The top 5 CEO blunders of 2014: Exec

Top CEO mistakes of 2014

Former Los Angeles Clippers owner Donald Sterling's racially charged comments were the worst executive gaffe of 2014, an advisory and investment CEO said on Tuesday.

Sterling, whose remarks were caught on tape and released earlier this year, was eventually forced to sell the NBA franchise, which former Microsoft CEO Steve Ballmer bought for $2 billion. Sterling's situation reflects one of the biggest CEO concerns in 2014, said Charlie Harary, co-founder and CEO of H3 & Co.

"The lesson, though, people need to fully get this year, and this is for every CEO in the world, words can destroy," Harary said on CNBC's "Street Signs."

Donald Sterling
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Harary chose blunders illustrating executive values that "butted up against" societal trends.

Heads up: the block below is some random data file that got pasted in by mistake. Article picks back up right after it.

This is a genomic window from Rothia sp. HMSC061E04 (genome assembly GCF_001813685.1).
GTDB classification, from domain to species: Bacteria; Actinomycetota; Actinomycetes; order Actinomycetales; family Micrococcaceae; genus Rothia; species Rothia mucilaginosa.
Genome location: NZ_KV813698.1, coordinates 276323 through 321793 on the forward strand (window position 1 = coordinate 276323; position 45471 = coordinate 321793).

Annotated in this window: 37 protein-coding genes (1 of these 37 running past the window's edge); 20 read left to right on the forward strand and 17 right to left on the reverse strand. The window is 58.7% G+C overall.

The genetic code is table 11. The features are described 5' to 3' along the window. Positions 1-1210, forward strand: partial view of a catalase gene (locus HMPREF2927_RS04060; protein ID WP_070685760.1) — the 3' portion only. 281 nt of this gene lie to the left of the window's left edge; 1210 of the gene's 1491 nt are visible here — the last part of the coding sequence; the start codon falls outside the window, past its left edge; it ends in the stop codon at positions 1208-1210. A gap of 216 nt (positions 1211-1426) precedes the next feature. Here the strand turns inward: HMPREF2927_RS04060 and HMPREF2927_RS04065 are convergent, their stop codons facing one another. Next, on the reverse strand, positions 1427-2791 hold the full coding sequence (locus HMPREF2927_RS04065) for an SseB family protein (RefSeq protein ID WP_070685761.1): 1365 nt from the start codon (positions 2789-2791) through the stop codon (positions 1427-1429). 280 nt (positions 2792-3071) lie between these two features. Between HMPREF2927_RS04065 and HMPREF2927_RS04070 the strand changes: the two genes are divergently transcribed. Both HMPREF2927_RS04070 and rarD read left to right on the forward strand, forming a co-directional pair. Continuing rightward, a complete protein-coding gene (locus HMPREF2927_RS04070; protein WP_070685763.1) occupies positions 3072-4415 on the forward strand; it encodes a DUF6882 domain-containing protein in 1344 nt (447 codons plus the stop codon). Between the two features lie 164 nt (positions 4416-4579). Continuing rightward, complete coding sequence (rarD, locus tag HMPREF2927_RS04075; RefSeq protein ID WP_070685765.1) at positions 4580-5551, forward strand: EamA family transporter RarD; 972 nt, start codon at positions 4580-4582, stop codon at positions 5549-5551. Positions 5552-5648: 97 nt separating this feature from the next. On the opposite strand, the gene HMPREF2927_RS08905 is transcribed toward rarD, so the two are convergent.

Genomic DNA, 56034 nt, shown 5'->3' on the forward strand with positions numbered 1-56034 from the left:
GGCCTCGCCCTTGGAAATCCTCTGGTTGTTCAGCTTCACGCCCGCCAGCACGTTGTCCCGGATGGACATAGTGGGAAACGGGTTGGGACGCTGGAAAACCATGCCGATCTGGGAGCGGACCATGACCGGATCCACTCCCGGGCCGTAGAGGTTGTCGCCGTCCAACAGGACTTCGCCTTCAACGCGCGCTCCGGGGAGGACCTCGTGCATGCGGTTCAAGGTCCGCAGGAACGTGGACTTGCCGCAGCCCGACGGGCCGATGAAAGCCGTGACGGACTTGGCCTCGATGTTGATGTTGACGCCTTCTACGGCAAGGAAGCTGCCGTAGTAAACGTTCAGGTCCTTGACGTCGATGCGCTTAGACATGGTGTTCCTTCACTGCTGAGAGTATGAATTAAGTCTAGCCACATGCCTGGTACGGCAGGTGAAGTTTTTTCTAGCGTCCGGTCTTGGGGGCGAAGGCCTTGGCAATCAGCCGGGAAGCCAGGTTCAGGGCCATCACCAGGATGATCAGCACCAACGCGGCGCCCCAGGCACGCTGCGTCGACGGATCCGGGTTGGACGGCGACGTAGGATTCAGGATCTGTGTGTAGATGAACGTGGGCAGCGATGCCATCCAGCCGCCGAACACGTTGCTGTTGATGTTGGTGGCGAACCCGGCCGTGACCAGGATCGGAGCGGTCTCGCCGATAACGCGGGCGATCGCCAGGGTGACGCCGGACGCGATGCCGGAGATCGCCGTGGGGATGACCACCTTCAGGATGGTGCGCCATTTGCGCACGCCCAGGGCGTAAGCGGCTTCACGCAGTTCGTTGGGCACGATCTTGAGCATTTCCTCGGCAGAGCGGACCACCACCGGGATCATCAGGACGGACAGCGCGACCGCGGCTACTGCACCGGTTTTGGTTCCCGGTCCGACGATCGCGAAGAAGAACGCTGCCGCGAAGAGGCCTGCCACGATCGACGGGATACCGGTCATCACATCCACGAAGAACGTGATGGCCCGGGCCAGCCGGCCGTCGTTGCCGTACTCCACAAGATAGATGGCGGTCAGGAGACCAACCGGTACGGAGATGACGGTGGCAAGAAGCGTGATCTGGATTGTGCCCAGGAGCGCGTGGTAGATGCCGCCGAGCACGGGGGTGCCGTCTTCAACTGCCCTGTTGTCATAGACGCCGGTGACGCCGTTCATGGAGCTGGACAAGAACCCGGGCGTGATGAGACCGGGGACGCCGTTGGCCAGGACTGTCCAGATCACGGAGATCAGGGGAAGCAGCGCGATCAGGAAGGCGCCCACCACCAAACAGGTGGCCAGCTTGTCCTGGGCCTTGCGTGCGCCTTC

"The world is changing," he said. "People expect things from CEOs now."

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Former Abercrombie & Fitch CEO Michael Jeffries failed to show care with words as well, Harary said. Jeffries retired from the company earlier this month amid sagging sales and continued furor over past comments implying the brand catered to attractive people.

Jeffries' attitude implied Abercrombie was not a "value-driven company" during his tenure, Harary said.

Harary included Sears CEO Eddie Lampert, who he said exhibited flawed leadership. Former United Technologies CEO Louis Chenevert, who was reported to have made a trip to Taiwan to check on the construction of his yacht just before he left the company in November, made the list as well.

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While he never had an "egregious" mistake, Uber CEO Travis Kalanick made the list because he failed to "come out stronger" in response to the company's controversies, Harary said.

Here is Harary's full ranking of the worst executive mistakes:
1. Donald Sterling, former Los Angeles Clippers owner
2. Michael Jeffries, former Abercrombie & Fitch CEO
3. Eddie Lampert, Sears CEO
4. Louis Chenevert, former United Technologies CEO
5. Travis Kalanick, Uber CEO

Sterling and his company did not immediately respond to a request for comment from CNBC.